Training Routine Still Doesn’t Involve a Dumbbell? You’re Missing Some Major Benefits - Women's Health

Training Routine Still Doesn’t Involve a Dumbbell? You’re Missing Some Major Benefits

Here are some of the top gains you’ll make.

Felicia Oreb (pictured left) and Diana Johnson (right), the sisters behind female-focused weight training program Base Body Babes. Photography: Steve Baccon. Words: Lauren Williamson.

No shade to crushing cardio and getting bendy in bridge pose but if your training routine still doesn’t involve a dumbbell, you’re missing some major wellbeing benefits.

Humans have been lifting heavy things and putting them back down since the dawn of time. But data shows that less than half of Australian adults do it enough these days, with women even less likely to get the recommended amount of muscle-strengthening activity. The goal is to do strength or resistance training at least two days per week. So, what gives, gals? 

Felicia Oreb (pictured left) and Diana Johnson (right), the sisters behind female-focused weight training program Base Body Babes, say many of us just don’t know where to start. “Running, walking and aerobics classes are simple to do, don’t require much equipment and are easy to access… [so they’re the] more popular options,” Johnson says. On the other hand, “strength training requires some equipment and guidance to get going, but not as much as you think.”

We also haven’t quite shaken the myth that lifting weights = bulky physique = bad. “It’s only recently that fit, strong and curvy bodies are gaining more positive attention,” Oreb says. “Attitudes are shifting, and more women are seeing muscle as something that’s positive and empowering.” 

Australian research lead by accredited exercise scientist Dr Mandy Hagstrom found women who trained three times per week over 15 weeks developed an average of 1.5kg of muscle mass. “You will gain some lean muscle, which has all sorts of health benefits, but you’ll lose fat mass as well,” Hagstrom says. “Your actual body mass or body size won’t get significantly bigger.” 

Oreb says strength training’s popularity among men has also fed the misconception. “A lot of men do it with the goal of becoming big and bulky, this gave the impression it’s all strength training is good for, but this isn’t true.”

If you’ve been intimidated by the testosterone around the squat rack, times are changing. “When we both started training almost 20 years ago, the weights room was not a very ‘female friendly’ environment,” Johnson says. “We’re so glad to see how much this has changed, and to see women from all walks of life fall in love with getting stronger and all the other benefits it brings.”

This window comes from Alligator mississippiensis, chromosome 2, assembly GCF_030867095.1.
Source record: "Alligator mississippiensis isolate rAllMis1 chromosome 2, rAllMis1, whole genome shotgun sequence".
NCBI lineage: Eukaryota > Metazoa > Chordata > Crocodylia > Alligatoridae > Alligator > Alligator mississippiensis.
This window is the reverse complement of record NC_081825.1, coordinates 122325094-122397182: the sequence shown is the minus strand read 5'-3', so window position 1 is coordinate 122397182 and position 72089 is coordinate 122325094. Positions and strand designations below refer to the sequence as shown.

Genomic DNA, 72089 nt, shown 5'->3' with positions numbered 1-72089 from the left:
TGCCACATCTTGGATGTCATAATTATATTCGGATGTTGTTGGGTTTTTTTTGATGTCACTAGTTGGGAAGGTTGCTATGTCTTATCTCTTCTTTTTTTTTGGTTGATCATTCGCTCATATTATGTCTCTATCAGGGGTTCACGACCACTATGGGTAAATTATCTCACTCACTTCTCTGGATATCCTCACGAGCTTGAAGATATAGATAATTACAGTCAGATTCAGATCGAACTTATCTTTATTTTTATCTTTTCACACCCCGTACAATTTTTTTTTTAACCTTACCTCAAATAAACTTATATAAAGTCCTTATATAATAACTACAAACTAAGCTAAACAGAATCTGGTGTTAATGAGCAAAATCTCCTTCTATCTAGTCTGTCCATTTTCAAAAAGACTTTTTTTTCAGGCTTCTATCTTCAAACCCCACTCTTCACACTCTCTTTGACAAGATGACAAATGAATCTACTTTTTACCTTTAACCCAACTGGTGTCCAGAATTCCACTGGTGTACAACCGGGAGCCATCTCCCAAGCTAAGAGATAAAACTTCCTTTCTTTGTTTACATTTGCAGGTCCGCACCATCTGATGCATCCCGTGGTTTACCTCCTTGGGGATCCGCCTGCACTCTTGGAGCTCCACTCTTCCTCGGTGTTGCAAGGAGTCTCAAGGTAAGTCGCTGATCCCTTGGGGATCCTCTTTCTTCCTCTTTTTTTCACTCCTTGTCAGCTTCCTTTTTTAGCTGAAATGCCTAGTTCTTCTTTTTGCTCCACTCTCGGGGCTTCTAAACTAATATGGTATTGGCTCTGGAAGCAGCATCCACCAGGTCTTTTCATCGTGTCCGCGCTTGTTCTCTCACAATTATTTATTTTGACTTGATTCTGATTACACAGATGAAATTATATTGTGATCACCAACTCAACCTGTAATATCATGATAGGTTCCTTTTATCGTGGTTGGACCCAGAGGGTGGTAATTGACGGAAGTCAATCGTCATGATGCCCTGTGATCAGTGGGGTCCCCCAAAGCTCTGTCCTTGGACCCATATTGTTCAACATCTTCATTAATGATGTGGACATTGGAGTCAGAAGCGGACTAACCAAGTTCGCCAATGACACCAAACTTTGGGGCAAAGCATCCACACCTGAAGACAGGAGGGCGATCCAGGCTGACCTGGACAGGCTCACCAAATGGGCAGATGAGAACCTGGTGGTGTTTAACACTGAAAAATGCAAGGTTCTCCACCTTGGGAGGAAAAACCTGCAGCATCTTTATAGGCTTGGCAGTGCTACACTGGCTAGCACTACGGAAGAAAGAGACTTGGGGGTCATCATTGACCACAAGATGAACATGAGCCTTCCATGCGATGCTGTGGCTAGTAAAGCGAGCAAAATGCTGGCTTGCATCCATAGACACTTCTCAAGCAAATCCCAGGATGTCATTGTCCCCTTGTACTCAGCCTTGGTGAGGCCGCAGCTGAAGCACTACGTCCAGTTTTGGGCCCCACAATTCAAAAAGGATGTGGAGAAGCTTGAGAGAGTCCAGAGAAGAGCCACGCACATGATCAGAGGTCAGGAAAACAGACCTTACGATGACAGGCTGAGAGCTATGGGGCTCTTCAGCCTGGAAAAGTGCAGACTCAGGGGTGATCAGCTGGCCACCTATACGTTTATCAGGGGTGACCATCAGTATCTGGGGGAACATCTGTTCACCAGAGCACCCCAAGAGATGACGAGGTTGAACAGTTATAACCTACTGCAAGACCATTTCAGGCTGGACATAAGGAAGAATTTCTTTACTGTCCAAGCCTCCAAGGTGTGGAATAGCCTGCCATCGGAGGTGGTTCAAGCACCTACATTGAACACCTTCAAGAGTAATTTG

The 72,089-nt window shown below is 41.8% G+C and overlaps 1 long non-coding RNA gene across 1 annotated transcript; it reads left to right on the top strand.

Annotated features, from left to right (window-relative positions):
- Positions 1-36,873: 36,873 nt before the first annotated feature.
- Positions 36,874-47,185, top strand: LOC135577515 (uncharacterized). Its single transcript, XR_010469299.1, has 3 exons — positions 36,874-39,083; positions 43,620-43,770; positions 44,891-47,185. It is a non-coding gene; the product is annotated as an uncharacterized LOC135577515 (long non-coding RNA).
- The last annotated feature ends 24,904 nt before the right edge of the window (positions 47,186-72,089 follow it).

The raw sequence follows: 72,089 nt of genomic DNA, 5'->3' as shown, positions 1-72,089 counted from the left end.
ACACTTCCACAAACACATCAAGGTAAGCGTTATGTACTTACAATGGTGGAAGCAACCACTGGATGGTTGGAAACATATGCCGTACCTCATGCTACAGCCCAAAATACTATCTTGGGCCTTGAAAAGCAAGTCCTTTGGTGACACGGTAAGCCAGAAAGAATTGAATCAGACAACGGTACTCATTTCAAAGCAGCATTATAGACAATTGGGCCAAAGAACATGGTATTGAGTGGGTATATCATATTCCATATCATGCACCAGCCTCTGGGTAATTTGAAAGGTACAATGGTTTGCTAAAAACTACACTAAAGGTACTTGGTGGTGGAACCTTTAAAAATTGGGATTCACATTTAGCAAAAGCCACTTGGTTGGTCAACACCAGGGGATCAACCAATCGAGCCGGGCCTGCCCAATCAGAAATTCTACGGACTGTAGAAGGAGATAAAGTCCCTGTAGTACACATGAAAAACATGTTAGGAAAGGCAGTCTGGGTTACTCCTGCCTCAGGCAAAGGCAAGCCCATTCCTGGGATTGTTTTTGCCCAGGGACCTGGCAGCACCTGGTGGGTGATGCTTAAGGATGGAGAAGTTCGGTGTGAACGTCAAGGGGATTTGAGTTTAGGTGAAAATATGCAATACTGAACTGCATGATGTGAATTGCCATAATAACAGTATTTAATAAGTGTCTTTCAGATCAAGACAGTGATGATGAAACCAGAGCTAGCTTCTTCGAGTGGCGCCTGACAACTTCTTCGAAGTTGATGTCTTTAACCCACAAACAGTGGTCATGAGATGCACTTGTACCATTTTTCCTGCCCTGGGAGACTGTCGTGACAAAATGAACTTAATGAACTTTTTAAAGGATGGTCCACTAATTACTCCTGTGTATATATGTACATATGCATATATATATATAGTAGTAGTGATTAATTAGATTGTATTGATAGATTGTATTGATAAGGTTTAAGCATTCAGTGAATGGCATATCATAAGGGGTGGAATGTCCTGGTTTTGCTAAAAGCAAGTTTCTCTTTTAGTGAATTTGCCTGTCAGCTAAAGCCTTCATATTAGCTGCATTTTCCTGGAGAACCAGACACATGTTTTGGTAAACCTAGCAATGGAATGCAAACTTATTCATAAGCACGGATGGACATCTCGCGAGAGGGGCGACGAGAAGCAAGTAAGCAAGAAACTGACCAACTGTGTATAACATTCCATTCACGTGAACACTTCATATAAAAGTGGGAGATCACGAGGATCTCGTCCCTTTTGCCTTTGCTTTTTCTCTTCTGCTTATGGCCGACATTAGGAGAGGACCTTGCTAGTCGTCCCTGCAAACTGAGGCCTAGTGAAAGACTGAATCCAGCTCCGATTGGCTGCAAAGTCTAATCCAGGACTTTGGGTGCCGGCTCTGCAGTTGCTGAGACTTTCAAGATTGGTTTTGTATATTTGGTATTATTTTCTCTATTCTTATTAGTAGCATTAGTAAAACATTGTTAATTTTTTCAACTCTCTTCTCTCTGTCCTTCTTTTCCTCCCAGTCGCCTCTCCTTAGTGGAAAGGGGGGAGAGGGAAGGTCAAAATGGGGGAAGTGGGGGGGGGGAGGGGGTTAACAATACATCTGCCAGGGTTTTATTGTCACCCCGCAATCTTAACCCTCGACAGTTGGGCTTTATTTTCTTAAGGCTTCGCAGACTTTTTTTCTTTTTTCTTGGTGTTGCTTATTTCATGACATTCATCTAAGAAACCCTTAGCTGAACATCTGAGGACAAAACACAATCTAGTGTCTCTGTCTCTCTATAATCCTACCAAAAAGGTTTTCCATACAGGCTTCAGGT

Not sure how much weight your supposed to be lifting? Hagstrom says to ask yourself this: “How hard are you working at eight reps? Were you able to do another eight? Because if so, that probably wasn’t [heavy] enough, but if you’ve done the eight reps and you’re like, ‘Oh, maybe I could have only done one or two more,’ then you’re probably working at a good kind of intensity.”

Weights gains

Better sleep, stronger joints, improved posture, pain management – the benefits of lifting make for a lengthy list but here are some of the top gains you’ll make:

1. Better your bone health

“We’re at risk of osteoporosis as we age and strength training is the gold standard way of preventing that,” Hagstrom says. And it’s never too late to start – with one study showing that post-menopausal women who followed a strength training program for a year saw significant increases in their bone density. 

2. Help your heart

Research has found that women who strength train are 17 per cent less likely to develop heart disease. Also, less than an hour a week of lifting weights can reduce your risk of heart attack by 40 to 70 per cent.

3. Improve your mood

Research published in JAMA Psychiatry found that those who did resistance training two or more days per week saw reductions in
their depressive symptoms. “Our clients are most surprised by the mental boost strength training gives them,” Oreb says. 

 

Recommended to you

More From